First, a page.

Plains are of great importance to man. Their importance in man’s physical environment cannot be overemphasized. Plains occupy more than 50% of the continental landmass.

Mention may be made of alluvial plains formed by rivers which are of special importance to man because they have fertile soils, enough of surface and ground water helping to produce different types of crops.

It may be stated that all the important food crops as well as the commercial crops are grown on plains. Moreover, it is easier to develop means of transport and communication on plains than elsewhere such as, plateaux and mountains.

As we know all the great agricultural regions of different countries of the world are on plains.


Where plains have favourable climate and soils conducive to agriculture, as much as 80 per cent of the land is devoted to agriculture, leaving the rest for building houses, cities and towns, and roads etc.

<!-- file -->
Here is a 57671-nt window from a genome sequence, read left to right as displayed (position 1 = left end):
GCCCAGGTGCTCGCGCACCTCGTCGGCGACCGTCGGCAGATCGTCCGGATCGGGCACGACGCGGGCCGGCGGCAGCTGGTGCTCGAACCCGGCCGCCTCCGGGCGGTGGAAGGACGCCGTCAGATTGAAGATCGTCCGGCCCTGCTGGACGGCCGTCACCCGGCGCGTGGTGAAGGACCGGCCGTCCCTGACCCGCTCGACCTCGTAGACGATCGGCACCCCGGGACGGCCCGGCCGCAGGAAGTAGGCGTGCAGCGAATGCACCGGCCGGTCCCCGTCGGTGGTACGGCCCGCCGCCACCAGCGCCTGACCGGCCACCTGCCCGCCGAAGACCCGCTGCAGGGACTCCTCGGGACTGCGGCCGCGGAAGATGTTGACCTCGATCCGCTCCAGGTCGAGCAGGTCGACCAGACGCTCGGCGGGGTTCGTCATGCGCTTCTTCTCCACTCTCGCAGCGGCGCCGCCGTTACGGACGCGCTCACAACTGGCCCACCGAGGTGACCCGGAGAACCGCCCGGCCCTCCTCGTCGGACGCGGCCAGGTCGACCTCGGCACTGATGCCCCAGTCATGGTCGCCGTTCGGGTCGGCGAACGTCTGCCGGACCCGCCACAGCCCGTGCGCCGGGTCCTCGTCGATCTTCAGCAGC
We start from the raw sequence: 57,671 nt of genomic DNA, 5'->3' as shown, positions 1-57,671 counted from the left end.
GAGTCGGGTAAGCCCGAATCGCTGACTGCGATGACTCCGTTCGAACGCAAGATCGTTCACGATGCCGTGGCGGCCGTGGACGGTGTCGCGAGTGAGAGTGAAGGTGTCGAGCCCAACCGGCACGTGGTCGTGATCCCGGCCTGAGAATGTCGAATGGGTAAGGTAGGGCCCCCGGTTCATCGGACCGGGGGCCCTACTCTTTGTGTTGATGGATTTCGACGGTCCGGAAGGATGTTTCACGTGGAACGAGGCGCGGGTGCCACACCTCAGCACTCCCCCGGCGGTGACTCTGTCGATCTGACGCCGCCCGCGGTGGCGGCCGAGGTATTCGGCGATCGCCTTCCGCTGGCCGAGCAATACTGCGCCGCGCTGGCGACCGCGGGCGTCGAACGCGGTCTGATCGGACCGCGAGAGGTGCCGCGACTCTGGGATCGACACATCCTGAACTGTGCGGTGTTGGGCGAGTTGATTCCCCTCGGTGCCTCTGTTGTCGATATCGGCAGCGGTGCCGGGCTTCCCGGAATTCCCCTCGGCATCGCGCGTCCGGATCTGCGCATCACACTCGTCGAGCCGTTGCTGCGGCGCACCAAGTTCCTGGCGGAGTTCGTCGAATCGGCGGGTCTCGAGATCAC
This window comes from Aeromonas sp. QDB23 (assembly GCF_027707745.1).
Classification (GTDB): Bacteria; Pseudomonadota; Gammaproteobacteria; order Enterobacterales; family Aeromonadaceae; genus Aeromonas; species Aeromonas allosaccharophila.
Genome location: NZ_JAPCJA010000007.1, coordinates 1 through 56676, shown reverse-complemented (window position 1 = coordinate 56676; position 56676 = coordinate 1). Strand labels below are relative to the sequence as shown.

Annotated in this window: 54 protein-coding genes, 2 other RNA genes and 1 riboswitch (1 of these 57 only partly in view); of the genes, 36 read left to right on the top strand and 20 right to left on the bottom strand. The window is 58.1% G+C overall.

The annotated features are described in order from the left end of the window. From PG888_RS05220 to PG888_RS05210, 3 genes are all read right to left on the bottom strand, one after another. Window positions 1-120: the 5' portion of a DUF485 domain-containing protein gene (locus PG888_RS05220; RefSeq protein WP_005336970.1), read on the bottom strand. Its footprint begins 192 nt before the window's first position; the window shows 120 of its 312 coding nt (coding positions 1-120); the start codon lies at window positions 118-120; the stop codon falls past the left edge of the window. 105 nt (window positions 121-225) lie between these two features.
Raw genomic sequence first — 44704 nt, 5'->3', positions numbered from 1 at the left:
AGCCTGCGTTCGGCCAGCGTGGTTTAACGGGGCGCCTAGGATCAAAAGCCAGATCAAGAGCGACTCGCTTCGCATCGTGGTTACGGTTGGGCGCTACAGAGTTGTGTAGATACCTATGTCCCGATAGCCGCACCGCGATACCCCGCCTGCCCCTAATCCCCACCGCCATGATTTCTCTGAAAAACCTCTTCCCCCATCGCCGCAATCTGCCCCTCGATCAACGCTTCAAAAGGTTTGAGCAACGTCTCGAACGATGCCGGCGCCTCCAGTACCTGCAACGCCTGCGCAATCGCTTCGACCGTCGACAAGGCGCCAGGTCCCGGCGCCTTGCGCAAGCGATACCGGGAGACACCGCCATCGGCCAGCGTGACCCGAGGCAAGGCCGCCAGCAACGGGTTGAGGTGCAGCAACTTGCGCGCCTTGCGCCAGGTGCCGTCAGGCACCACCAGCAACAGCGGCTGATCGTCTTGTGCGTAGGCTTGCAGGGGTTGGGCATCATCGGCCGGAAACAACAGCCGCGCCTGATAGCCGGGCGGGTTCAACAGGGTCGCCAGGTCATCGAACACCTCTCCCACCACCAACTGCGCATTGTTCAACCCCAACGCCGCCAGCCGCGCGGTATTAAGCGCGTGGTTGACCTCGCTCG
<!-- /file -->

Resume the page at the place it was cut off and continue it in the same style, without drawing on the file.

Besides, plains suitable for human habitation also favour contact between human populations and the spread of ideas, culture and trade etc. Keeping in view various advantages that the plains offer to man practically all the large cities and metropolitan centers of the world are situated on plains.

It may be mentioned that coastal plains of the Netherlands and Denmark, alluvial plains such as those of India’s north plain, delta plains such as that of the Nile in Egypt are especially favourable to man because of their fertile and productive soils and availability of means of transportation.

It should be borne in mind that climates as well as soils are the two most important factors which control the use of plains. Unfavourable climatic conditions and poor soils restrict the use of plains for human habitation.


Hot deserts in tropical regions and the cold deserts in the Tundra have sparse population because climatic conditions in these regions, despite their favourable surface configuration do not offer opportunities for human settlements.

Remember that surface configuration alone does not make plains useful. Had it been so, the tropical deserts such as the Sabara, the Gobi, the Arabian and the Australian deserts would not have remained of little use to man.

Even coastal, alluvial and delta plains suffer from certain disadvantages like flood hazards which offset the advantages of fertile soils and cheap water transportation.